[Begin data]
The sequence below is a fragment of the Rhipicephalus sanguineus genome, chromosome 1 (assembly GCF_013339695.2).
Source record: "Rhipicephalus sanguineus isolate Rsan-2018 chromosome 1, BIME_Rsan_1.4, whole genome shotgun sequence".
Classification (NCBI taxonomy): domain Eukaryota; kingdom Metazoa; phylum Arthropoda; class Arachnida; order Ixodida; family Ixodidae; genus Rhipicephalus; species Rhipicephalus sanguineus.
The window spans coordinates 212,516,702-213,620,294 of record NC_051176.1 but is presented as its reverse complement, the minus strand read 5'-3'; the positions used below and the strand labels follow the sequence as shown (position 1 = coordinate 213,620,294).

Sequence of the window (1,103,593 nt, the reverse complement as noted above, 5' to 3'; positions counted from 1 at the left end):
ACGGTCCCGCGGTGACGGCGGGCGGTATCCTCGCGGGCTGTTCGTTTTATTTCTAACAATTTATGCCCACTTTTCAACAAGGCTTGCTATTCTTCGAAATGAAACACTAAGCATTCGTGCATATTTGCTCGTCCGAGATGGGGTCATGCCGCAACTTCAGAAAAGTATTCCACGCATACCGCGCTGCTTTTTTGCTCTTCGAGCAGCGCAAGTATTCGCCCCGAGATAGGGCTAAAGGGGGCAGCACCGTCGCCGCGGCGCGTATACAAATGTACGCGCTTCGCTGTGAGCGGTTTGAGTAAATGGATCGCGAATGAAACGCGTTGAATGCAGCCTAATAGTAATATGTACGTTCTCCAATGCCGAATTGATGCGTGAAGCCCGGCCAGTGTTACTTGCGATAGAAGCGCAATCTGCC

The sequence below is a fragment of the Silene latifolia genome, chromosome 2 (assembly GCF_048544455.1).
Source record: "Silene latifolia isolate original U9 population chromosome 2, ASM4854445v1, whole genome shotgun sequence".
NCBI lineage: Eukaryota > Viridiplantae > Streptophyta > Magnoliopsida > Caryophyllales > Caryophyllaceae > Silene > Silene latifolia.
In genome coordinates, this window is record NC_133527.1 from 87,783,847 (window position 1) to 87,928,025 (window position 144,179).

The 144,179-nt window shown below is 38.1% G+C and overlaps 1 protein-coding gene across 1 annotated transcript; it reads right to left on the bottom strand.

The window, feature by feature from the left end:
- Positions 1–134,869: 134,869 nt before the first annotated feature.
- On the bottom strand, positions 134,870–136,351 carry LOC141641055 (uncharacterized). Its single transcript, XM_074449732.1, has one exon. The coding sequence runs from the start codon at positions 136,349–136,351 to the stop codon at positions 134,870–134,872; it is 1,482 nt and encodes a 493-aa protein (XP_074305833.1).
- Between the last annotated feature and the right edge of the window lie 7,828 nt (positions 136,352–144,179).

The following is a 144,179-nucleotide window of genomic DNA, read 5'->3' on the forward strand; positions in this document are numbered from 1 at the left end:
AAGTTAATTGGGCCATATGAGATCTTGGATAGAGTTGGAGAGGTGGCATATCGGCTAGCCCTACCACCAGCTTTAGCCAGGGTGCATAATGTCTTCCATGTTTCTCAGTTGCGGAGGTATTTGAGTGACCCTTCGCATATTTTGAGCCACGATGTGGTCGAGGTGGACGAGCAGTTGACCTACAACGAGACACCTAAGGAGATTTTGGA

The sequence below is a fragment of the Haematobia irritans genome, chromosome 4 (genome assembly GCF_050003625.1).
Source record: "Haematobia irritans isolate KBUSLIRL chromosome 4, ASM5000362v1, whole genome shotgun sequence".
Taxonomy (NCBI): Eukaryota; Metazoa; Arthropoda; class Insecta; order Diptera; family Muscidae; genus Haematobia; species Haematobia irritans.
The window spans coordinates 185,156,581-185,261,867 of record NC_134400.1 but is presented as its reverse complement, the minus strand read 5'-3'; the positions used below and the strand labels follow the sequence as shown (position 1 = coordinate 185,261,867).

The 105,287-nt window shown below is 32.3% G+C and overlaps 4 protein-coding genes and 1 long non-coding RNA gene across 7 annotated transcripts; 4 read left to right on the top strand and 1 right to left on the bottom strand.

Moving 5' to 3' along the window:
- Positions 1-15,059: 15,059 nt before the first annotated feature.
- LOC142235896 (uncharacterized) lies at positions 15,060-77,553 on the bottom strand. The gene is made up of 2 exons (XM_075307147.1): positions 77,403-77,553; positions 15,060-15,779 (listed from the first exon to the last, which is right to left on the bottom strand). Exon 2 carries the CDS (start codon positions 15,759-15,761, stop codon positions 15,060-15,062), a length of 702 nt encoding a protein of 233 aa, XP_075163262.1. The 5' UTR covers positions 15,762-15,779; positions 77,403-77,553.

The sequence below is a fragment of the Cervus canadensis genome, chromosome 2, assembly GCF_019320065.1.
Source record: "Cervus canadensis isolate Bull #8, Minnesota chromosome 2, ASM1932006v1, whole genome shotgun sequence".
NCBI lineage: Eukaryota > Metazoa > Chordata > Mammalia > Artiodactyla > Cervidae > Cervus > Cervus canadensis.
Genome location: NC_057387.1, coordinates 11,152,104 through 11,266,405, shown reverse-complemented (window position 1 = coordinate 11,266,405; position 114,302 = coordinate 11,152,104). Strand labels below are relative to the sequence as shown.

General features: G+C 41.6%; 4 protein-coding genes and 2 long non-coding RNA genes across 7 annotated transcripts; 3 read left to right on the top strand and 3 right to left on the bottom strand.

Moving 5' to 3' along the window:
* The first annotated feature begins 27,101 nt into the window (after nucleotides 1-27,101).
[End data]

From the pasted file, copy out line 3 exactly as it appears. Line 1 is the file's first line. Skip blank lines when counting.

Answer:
Classification (NCBI taxonomy): domain Eukaryota; kingdom Metazoa; phylum Arthropoda; class Arachnida; order Ixodida; family Ixodidae; genus Rhipicephalus; species Rhipicephalus sanguineus.